Tea With the Dames (Nothing Like a Dame)


What could be more English than old friends having tea on the lawn on an overcast day.

(2018) Documentary (Sundance Selects) Judi Dench, Maggie Smith, Joan Plowright, Eileen Atkins. Directed by Roger Michell

 

Four mature English ladies get together for tea and gossip – four ladies who happen to be some of the most beloved and respected actresses in the history of the British theater. Two of them = Dench and Smith – are fairly well-known in the States due largely to their movie work which the ladies in question are almost dismissive of. Clearly, the theater is the first love for all these ladies, three of them who were born in 1934 whereas Plowright, the eldest of the quartet was born in 1930.

Apparently they gather annually at the country cottage of Plowright which she shared with her late husband Laurence Olivier. There, the four gather at the kitchen table and in the living room with tea and champagne to gossip and take a stroll down memory lane, augmented by a fair amount of archival footage and stills of the girls in their youth.

Michell, a veteran narrative feature director with such films as Notting Hill and Venus to his credit, is often heard directing questions at the ladies although he is not seen onscreen. That isn’t to say that we don’t have meta moments here; often the crew is seen setting up shots, while one taking still pictures off-camera clearly distracts Smith who chuckles “We would never actually sit like this, you know.” In fact, it is Smith who comes off as the most down-to-earth and delightfully droll as she discusses an occasion when she was acting onstage with Olivier and he actually delivered a real slap to her face. Not to be put off, she delivers the best line of the show “It’s the only time I saw stars at the National Theatre.”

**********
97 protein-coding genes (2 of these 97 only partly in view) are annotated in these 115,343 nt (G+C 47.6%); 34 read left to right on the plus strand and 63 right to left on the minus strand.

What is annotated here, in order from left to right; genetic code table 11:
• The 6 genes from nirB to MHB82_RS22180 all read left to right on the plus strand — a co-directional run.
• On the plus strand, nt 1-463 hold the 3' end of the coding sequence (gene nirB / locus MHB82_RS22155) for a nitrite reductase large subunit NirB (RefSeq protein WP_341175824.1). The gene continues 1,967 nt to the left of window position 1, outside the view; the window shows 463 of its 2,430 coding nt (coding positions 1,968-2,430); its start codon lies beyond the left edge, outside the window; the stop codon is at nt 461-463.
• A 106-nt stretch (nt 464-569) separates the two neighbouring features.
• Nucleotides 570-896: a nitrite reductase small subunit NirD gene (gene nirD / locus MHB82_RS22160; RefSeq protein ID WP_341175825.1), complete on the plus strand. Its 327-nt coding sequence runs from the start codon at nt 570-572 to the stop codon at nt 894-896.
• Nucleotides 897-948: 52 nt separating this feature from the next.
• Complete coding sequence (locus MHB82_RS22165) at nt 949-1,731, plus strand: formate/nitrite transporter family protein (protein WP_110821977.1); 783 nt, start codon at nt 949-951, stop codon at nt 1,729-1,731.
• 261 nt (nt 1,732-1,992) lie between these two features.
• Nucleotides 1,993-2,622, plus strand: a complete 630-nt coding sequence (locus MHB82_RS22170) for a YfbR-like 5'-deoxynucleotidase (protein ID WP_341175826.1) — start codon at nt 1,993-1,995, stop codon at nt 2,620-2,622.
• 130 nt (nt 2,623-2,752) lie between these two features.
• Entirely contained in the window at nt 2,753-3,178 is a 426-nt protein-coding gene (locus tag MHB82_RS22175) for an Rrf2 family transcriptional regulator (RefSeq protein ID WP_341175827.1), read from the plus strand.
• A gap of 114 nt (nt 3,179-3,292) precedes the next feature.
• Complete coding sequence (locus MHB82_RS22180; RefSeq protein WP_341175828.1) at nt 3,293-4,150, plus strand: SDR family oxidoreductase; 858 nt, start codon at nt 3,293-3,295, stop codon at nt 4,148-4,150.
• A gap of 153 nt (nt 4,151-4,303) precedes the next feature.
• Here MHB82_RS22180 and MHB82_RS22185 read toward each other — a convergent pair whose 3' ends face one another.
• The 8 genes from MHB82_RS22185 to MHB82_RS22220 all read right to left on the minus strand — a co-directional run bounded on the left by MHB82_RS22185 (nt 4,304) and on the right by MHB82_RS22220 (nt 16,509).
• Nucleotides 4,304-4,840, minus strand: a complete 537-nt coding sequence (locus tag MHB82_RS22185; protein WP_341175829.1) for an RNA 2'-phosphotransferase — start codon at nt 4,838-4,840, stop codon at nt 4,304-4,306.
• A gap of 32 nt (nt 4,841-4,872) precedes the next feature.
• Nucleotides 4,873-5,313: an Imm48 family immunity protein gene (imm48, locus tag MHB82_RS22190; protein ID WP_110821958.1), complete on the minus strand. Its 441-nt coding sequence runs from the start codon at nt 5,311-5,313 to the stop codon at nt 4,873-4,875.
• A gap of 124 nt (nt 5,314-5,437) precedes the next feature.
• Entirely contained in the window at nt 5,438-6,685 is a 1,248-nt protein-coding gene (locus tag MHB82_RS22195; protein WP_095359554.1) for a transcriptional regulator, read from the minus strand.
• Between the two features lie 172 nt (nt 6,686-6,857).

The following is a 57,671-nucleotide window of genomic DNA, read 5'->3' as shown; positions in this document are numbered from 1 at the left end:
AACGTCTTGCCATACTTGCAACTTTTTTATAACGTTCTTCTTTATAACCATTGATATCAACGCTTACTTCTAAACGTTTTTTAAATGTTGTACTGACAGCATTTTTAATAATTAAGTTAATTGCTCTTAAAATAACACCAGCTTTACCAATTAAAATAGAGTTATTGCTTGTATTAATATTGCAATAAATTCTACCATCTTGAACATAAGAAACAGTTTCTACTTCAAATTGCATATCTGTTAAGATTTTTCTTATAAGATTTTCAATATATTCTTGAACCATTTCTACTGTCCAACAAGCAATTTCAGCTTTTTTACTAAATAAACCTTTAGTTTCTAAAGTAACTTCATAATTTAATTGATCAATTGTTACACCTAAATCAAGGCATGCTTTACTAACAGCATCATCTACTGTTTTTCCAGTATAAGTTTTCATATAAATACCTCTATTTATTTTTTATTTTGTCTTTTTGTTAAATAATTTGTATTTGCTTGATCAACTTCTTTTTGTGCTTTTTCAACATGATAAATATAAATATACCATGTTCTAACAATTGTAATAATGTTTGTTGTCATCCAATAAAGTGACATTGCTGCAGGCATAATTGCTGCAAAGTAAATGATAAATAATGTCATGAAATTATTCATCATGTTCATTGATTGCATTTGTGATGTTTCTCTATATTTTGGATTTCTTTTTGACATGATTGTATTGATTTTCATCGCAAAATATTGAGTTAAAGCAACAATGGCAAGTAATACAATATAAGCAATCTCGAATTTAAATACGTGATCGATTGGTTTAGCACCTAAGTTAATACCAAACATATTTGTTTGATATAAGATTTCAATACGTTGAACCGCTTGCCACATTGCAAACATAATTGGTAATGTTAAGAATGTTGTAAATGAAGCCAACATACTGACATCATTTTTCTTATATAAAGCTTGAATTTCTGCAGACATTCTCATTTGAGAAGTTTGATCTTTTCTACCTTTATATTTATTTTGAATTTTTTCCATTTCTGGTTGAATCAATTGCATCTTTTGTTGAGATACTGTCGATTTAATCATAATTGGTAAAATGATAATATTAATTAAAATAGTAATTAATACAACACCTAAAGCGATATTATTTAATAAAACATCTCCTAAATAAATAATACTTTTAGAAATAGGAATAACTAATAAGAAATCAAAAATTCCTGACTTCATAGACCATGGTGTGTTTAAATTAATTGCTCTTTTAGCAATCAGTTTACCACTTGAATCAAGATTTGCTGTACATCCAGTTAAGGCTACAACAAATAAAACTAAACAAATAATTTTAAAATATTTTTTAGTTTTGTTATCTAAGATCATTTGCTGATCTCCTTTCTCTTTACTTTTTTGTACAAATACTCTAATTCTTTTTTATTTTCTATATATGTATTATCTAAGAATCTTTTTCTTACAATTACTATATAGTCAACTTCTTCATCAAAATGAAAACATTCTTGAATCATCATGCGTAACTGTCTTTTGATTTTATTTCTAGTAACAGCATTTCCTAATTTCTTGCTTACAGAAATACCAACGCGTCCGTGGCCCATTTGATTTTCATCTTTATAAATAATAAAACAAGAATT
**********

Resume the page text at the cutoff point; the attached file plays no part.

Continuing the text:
While the movie doesn’t have many bon mots quite as clear as that one, it does have plenty of laugh out loud moments as the girls discuss their careers, their own foibles (Dench comes under much jovial fire as the others complain that they can’t get movie roles because Dench has nabbed them all) and quite a bit of gossip. Talking about her time in the Harry Potter films, Smith says that she and the late Alan Rickman had a great deal of difficulty coming up with original facial expressions for the innumerable reaction shots both of these decorated actors were forced to give at the antics of the children, which Smith is quick to point out “as was proper.”

Although the ladies rib the director for artificially setting up what is supposed to come off as an informal and natural conversation, in fact at the end of the day it feels exactly like that – as if we as viewers were sitting at the kitchen table with these extraordinary ladies and getting the benefit of their recollections, their humor and their honesty. As old friends are, the four are completely comfortable with one another.

Although all the actresses here are in their 80s, mortality isn’t discussed much other than Dench dismissing an inquiry from Miriam Margolyes about whether she had her funeral arrangements made with a curt but affectionate “I’m not going to die.” Plowright, who is retired now, has severe vision issues and is nearly blind but is still as regal as she ever was. In fact, the vitality of these ladies in their sunset years is impressive in itself; I hope that I’m as vital in my 80s as these marvelous ladies are now.

The thing about a movie like this is that it rises and falls on how the conversation goes. Not to worry on that account; clearly most viewers who see this will be wishing for more when the credits unspool. The thing is though, not everyone is going to be impressed with a film of this nature and that’s okay. It will appeal to cinemaphiles, theater lovers and particularly those of a certain age. It’s impossible not to like these ladies after spending a too-short hour and a half with them however. I’d be absolutely over the moon to share a cuppa with any of these magnificent women. To be in on a conversation between all four is something like manna from heaven.